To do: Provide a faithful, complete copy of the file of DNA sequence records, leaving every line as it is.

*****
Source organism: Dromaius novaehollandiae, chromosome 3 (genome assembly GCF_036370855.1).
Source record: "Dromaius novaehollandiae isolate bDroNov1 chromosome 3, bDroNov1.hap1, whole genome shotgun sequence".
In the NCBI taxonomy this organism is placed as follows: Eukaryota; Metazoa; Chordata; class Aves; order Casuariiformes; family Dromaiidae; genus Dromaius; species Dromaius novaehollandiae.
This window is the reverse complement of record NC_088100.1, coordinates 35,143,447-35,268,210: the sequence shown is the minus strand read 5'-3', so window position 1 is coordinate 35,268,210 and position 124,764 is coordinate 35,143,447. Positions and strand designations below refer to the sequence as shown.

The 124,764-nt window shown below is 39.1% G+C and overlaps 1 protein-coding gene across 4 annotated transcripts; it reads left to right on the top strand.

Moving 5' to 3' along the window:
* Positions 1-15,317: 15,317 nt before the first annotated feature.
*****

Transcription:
Source organism: Dromaius novaehollandiae, chromosome 3 (genome assembly GCF_036370855.1).
Source record: "Dromaius novaehollandiae isolate bDroNov1 chromosome 3, bDroNov1.hap1, whole genome shotgun sequence".
In the NCBI taxonomy this organism is placed as follows: Eukaryota; Metazoa; Chordata; class Aves; order Casuariiformes; family Dromaiidae; genus Dromaius; species Dromaius novaehollandiae.
This window is the reverse complement of record NC_088100.1, coordinates 35,143,447-35,268,210: the sequence shown is the minus strand read 5'-3', so window position 1 is coordinate 35,268,210 and position 124,764 is coordinate 35,143,447. Positions and strand designations below refer to the sequence as shown.

The 124,764-nt window shown below is 39.1% G+C and overlaps 1 protein-coding gene across 4 annotated transcripts; it reads left to right on the top strand.

Moving 5' to 3' along the window:
* Positions 1-15,317: 15,317 nt before the first annotated feature.